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from the March 2008 issue

Dinner Party in Beirut

The druggist has closed up shop without a word to anyone, the scoundrel, and it's not even five o'clock. Am I to wait here on the sidewalk like this, with my legs swelling? His shutter is drawn, black, buckled, and discolored. There's broken glass just about everywhere; someone could hurt themselves. I peek inside to see if I can make something out: it's an awful mess, merchandise scattered over the floor. That man is really letting himself go.

Here comes my neighbor, Monsieur Antoun. And look at me, hardly decent at all. He's yellow, somehow, his eyes bulging. Madame Fawaz, what are you doing here? He always addresses me in this fashion, though we've known each other for twenty years—there was a time, he would have liked . . . Yes, I'm sure of it! Good evening Monsieur Antoun, out to do the shopping, you know, I have to take care of everything in my house, with four mouths to feed you've no idea what it's like . . . There's a little do at our place tonight, nothing special, a small dinner party . . . Why, he doesn't let me finish! He takes me roughly by the shoulder: Madame Fawaz, you must go home right away.

It makes no sense at all; he's never taken such liberties with me before.

There are stones strewn on the street, too, debris, cables swinging back and forth. A cleaning lady is what they need here. Well, I'm not going to hurry, I've not got the breath for it. Luckily, I come across a grocer's cart, where I buy a few onions, potatoes, carrots and four kilos of apples, though the grocer didn't even want to let me choose. I can't imagine what the matter was; he was in such a rush.

It's the same story everywhere, it seems people have gone mad. In front of the baker's there's a crowd of people piled one on top of the other, and I fully intended to go inside. But it's impossible! They virtually push me back. All of a sudden there's a horrid noise, deafening, and they take to their heels like rabbits, running hither and thither. Well, that ought to teach them. There's Monsieur Antoun again, he's following me or something, pretending insouciance. He tosses a kilo of bread he's just bought into my arms. Why, M. Antoun, what do you take me for? He's in my face, crying, Madame Fawaz, for heaven's sake, don't leave the house anymore, you don't understand . . . He's a bit worked up, I think. I don't know what to do, he insists, and without a thought I invite him to my dinner party. I'm sure I have no idea if I did the right thing.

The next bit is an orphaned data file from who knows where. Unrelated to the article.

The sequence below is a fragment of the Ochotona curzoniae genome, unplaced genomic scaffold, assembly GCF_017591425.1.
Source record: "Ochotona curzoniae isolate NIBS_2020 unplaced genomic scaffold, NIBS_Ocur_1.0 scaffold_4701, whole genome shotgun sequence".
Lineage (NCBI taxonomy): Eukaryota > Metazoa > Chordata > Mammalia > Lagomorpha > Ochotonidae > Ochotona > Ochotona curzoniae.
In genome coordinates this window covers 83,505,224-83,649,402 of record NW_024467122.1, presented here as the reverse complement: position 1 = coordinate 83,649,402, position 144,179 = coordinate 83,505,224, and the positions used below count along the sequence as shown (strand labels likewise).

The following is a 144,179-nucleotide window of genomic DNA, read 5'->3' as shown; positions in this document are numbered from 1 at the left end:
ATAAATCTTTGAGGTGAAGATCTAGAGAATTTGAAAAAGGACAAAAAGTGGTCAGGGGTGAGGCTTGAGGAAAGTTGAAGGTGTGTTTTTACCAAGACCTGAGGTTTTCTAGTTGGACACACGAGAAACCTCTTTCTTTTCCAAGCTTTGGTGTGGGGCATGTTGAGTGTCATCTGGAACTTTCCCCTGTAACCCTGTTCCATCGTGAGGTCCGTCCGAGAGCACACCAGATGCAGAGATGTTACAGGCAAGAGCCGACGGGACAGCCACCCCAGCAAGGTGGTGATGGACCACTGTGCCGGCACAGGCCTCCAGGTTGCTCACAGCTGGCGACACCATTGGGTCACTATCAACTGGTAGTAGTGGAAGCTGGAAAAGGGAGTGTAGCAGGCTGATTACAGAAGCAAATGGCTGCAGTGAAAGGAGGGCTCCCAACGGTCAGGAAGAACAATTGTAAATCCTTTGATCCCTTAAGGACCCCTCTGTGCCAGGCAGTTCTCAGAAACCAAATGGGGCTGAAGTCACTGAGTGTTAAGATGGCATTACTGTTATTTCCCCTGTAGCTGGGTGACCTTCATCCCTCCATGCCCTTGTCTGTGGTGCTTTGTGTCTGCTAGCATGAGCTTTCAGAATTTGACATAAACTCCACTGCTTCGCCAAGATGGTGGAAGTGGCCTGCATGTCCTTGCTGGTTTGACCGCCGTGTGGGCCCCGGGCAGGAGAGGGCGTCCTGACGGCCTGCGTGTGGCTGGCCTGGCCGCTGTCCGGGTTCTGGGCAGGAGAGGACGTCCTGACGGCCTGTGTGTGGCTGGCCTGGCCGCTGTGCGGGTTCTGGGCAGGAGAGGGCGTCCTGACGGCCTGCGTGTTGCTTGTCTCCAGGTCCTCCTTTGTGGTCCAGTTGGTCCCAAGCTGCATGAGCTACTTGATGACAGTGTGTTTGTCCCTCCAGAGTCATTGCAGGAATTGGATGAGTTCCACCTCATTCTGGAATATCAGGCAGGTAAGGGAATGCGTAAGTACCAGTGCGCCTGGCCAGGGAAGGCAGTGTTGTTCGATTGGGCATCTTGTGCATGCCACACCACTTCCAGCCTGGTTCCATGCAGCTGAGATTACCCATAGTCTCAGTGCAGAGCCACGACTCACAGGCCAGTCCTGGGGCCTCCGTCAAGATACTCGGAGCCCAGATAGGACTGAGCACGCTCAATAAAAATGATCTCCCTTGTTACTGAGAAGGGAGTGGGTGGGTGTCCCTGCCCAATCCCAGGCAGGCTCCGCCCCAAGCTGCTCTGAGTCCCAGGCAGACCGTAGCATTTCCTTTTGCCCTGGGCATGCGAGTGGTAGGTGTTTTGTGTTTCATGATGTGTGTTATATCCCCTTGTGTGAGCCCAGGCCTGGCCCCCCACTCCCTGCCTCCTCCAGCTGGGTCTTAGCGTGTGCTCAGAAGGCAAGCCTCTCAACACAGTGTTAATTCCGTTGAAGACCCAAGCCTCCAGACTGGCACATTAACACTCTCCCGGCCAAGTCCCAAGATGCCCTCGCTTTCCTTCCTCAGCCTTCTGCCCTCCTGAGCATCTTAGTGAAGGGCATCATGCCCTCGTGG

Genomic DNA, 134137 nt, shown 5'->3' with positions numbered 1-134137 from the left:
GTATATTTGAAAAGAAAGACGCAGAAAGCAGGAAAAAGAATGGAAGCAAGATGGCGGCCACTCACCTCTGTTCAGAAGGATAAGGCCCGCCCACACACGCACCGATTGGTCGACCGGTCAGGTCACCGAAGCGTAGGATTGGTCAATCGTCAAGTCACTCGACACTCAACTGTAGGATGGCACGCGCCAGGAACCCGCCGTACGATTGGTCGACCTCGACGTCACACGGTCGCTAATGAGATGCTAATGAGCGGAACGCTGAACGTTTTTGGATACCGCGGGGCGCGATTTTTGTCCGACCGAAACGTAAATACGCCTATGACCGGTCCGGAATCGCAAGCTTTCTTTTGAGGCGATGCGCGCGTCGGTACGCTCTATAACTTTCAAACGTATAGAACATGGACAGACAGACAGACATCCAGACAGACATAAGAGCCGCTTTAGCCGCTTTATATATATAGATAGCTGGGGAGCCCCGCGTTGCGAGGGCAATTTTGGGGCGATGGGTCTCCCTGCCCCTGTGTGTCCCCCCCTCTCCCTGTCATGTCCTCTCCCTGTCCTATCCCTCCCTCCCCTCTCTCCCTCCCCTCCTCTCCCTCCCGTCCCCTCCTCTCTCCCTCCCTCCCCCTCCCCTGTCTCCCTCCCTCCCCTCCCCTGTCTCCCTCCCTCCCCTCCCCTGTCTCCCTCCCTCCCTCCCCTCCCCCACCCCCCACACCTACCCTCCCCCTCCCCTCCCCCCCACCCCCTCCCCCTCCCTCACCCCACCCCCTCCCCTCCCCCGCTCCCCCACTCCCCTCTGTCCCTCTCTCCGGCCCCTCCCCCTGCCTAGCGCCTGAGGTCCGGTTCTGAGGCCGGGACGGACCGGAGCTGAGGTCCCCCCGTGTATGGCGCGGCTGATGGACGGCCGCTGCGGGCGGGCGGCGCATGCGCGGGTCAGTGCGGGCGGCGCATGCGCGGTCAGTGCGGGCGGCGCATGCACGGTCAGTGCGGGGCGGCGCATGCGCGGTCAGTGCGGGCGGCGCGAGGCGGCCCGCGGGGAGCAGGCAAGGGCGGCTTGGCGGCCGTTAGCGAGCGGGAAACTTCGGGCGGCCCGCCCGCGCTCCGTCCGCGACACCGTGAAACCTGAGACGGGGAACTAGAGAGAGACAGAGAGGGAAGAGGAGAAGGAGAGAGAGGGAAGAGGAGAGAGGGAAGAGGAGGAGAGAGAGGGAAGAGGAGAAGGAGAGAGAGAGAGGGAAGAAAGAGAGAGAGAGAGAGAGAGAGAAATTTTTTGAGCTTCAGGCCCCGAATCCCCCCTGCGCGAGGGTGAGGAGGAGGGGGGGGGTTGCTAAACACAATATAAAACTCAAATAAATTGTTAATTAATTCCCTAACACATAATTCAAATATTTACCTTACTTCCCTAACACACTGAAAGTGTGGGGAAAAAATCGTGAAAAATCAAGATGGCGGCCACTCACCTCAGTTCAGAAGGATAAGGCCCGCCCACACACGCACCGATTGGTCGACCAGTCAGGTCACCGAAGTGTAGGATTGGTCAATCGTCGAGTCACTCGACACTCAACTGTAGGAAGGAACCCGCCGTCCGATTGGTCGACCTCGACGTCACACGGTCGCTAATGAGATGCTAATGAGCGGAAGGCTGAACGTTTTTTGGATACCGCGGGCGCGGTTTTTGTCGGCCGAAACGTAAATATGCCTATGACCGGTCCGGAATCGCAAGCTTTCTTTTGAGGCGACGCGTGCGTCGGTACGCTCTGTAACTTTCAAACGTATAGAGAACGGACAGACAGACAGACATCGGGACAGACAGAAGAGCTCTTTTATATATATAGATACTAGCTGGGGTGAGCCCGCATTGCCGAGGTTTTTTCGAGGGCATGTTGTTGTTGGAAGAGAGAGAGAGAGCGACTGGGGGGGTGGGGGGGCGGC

There's nobody left in the street. I make my way home, where my little Karim is waiting for me on the sidewalk. He takes my bags and cries hurry, hurry, pushing me toward the stairs. You didn't go to school today, Karim. Again! That won't do. It's been days now, and just how much longer is this going to last? He puts everything in the kitchen and turns to me. He doesn't say anything by way of a reply. He's looking a little pale and I pass my hand over his forehead. He shoots off.

I wash the plates from last night though in truth it is Salwa's job. But when she's not eating, she's busy preparing her dowry: my dresses, all my young woman's clothes. She alters them, but she's never going to get into them, there's simply not enough fabric. She'd be better off learning how to cook, to do the housekeeping, but she does nothing but stuff herself with food. And this is how she hopes to find a husband!

One after another, the plates pass through my hands, automatically, as I look outside. The kitchen door gives onto the veranda and I notice the buildings across the street have today an air of being abandoned. I'm out of water. I should send Karim to fill a pail for me—the faucets have been on the blink for weeks. Karim! He comes into the kitchen, running toward me, very nearly slipping, and yanks closed the sheet hanging in the doorway. He's blocked my view of the street completely. He has tears in his eyes. Don't wash the dishes like that, Maman, there are snipers over there, do you hear me? He pants.

He's been worrying me lately. I don't know what's gotten into him, or what world he thinks he lives in; he's always talking about armed men, bombs, kidnappings. Sure, it'll pass . . . little boys have always loved playing war games, but he goes too far, he's too imaginative, he's jumpy, closed up in himself, he doesn't eat anymore. I hope he's not coming down with something, thin as he is, like he could be blown over. I don't want to worry him, so I act as if nothing is wrong: Go and play, Karim. He shoots me a strange look. Yes, I know him like the back of my hand: he'll go sit in a corner and stay there for hours. God, what am I going to do with this child.

I suppose it's no longer wise to use so much water washing. I've my feather duster, my broom. Of course, it's been ages since Selwa deigned to lift a finger. She's still in her dressing gown at this hour, almost six in the evening. Get yourself dressed, Salwa, your father will be coming soon. He no longer goes to the office, and yet he's an excellent accountant. He brought his work home with him and put a table in our bedroom. It is forbidden to disturb him while he's working.